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Thanks to NetGalley and Del Rey Books for providing an eARC in exchange for an honest review.

Release Date: September 1st, 2020

624 Pages

Synopsis: A group of outcasts with extraordinary abilities, must save a crumbling world from annihilation in this gripping follow-up to The Nobody People.

Fahima Deeb changed everything seven years ago when she triggered the Pulse, imbuing millions of people with otherworldly gifts like flight, telekinesis, or superhuman strength. She thought that would herald the end of hostilities between those with abilities and those without, but it instead highlighted a new problem: There is someone behind the scenes, able to influence and manipulate these newly empowered into committing horrible acts against their will. Worse still, that shadowy figure is wearing the face of Fahima’s oldest friend, Patrick Davenport. Fahima is horror-struck when she realizes that Patrick has built an army entirely under his control to wipe out all who oppose him. 

With nowhere to turn and few she can trust, Fahima must rely on uncertain allies: Carrie Norris whose illusion of a normal life vanishes at Fahima’s reappearance. Clay Weaver, a retired soldier, fighting to keep his husband and son safe—and to keep Patrick from taking over his mind. And, finally, Emmeline Hirsch, adrift and untethered from her ability to travel through time. Together, they might be able to topple Patrick’s shadowy regime…though it may spell destruction for the entire world.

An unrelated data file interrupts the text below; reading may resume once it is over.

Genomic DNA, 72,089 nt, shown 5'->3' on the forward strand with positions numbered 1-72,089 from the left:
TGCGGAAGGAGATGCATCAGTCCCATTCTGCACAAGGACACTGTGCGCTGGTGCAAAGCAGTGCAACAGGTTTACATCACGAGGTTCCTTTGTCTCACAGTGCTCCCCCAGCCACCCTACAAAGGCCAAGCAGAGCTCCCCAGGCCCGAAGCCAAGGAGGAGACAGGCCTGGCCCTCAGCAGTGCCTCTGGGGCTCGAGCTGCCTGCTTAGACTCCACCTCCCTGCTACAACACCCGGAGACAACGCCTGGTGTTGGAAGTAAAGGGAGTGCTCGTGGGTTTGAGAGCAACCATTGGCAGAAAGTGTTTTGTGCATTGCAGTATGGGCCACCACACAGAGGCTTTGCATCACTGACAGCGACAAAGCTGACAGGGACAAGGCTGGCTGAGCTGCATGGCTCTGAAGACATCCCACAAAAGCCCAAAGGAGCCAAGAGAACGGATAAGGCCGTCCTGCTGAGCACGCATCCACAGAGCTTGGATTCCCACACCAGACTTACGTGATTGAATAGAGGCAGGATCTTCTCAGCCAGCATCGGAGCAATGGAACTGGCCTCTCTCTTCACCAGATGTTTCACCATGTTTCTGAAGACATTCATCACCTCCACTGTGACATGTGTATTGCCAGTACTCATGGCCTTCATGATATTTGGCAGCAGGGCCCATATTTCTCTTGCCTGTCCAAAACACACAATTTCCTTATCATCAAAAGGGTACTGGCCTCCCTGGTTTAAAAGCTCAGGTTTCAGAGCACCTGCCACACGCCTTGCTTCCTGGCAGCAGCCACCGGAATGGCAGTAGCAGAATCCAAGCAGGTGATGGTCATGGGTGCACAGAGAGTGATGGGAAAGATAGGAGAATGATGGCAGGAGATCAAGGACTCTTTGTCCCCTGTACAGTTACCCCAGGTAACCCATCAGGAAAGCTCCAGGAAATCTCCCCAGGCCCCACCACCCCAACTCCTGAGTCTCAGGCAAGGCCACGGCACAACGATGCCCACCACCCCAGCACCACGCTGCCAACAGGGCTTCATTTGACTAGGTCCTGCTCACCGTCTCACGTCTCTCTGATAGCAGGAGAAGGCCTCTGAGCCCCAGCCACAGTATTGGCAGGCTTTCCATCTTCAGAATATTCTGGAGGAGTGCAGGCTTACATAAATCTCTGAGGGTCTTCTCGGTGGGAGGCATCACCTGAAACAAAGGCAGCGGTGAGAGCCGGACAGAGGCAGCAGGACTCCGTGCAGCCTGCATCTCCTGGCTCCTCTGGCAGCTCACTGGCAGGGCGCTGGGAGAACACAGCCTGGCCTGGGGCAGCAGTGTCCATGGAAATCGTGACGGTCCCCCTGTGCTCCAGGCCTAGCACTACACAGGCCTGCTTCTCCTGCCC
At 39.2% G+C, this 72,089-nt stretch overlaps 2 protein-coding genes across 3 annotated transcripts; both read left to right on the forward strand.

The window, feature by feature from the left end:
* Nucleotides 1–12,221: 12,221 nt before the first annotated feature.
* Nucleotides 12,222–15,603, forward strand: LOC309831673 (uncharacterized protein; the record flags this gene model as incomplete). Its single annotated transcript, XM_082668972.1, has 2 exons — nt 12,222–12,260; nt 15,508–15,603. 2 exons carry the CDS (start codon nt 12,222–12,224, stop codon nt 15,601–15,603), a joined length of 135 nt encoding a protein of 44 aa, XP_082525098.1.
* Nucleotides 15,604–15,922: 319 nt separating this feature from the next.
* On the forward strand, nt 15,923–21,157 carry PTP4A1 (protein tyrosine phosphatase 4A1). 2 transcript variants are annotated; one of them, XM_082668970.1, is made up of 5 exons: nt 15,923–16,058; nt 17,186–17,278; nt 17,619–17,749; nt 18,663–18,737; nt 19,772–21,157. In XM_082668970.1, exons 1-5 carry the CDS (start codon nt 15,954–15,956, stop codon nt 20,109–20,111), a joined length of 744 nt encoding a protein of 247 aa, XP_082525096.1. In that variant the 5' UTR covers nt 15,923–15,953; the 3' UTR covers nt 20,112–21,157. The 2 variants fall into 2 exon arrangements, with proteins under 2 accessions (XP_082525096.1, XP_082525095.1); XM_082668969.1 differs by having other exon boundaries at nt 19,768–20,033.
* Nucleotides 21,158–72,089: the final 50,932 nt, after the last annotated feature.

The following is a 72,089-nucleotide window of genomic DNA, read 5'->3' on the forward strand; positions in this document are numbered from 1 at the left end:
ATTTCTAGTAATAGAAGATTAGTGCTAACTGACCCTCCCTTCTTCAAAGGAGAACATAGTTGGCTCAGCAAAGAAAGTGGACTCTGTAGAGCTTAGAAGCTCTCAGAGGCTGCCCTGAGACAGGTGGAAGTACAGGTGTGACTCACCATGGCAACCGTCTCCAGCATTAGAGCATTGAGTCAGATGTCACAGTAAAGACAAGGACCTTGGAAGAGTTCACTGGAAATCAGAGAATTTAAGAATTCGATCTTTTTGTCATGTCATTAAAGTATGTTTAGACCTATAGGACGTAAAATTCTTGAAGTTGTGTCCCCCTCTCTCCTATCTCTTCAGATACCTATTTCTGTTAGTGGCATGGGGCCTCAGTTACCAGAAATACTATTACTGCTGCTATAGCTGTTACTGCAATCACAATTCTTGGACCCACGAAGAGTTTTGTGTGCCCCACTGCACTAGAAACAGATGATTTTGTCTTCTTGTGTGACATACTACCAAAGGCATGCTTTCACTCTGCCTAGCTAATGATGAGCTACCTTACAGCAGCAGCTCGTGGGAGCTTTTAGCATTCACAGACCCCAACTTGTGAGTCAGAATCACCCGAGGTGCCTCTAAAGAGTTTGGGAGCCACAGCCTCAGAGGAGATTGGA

I really enjoyed The Nobody People, the first book in this duology, which was a mashup between X-Men and Harry Potter. The Somebody People picks up seven years after Fahima sent out the Pulse, imbuing more people with abilities in the hope that it would end the fighting between Resonants and those without. Unsurprisingly, this only caused new problems. In this conclusion, the storyline plays out through several characters perspectives and therein lies the problem. There is no recap at the beginning, so readers who read the previous book a year ago are going to have difficulty following things, especially at the beginning. I read The Nobody People just a few months ago and I floundered for a bit, which made the beginning of this book slow going. Thankfully, about 30% in, the action picked up and I wound up being quite entertained. In the end, while I don’t think The Somebody People quite lives up to its predecessor, it’s a fun and satisfying conclusion to this duology. I would only advise that readers who haven’t read The Nobody People do so before jumping into this, and even if you did, if it’s been more than a couple of months, I’d recommend skimming though the first book to refamiliarize yourself with the diverse cast of characters. The Resonants duology was my first introduction to Bob Proehl, and I’m looking forward to what he comes up with next.